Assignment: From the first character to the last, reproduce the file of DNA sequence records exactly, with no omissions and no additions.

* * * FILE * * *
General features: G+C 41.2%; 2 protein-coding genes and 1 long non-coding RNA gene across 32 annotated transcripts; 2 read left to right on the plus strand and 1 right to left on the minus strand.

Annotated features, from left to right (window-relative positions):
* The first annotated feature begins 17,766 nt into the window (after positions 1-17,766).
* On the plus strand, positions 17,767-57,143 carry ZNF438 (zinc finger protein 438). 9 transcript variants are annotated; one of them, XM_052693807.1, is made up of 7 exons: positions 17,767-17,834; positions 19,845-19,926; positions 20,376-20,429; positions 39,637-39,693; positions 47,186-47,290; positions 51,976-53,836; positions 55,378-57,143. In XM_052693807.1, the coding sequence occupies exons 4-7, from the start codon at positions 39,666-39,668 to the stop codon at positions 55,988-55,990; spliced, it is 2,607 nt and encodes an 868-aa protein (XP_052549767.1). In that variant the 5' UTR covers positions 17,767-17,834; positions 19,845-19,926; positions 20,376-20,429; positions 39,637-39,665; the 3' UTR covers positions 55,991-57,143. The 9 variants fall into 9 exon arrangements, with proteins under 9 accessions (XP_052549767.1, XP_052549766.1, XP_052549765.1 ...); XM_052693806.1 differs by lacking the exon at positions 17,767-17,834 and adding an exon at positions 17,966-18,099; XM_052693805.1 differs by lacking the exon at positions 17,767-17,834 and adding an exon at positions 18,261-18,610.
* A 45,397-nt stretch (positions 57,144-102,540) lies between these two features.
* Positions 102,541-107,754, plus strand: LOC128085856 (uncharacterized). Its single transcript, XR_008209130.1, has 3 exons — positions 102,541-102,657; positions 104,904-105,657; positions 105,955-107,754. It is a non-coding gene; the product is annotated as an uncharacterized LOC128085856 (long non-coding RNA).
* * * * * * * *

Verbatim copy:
General features: G+C 41.2%; 2 protein-coding genes and 1 long non-coding RNA gene across 32 annotated transcripts; 2 read left to right on the plus strand and 1 right to left on the minus strand.

Annotated features, from left to right (window-relative positions):
* The first annotated feature begins 17,766 nt into the window (after positions 1-17,766).
* On the plus strand, positions 17,767-57,143 carry ZNF438 (zinc finger protein 438). 9 transcript variants are annotated; one of them, XM_052693807.1, is made up of 7 exons: positions 17,767-17,834; positions 19,845-19,926; positions 20,376-20,429; positions 39,637-39,693; positions 47,186-47,290; positions 51,976-53,836; positions 55,378-57,143. In XM_052693807.1, the coding sequence occupies exons 4-7, from the start codon at positions 39,666-39,668 to the stop codon at positions 55,988-55,990; spliced, it is 2,607 nt and encodes an 868-aa protein (XP_052549767.1). In that variant the 5' UTR covers positions 17,767-17,834; positions 19,845-19,926; positions 20,376-20,429; positions 39,637-39,665; the 3' UTR covers positions 55,991-57,143. The 9 variants fall into 9 exon arrangements, with proteins under 9 accessions (XP_052549767.1, XP_052549766.1, XP_052549765.1 ...); XM_052693806.1 differs by lacking the exon at positions 17,767-17,834 and adding an exon at positions 17,966-18,099; XM_052693805.1 differs by lacking the exon at positions 17,767-17,834 and adding an exon at positions 18,261-18,610.
* A 45,397-nt stretch (positions 57,144-102,540) lies between these two features.
* Positions 102,541-107,754, plus strand: LOC128085856 (uncharacterized). Its single transcript, XR_008209130.1, has 3 exons — positions 102,541-102,657; positions 104,904-105,657; positions 105,955-107,754. It is a non-coding gene; the product is annotated as an uncharacterized LOC128085856 (long non-coding RNA).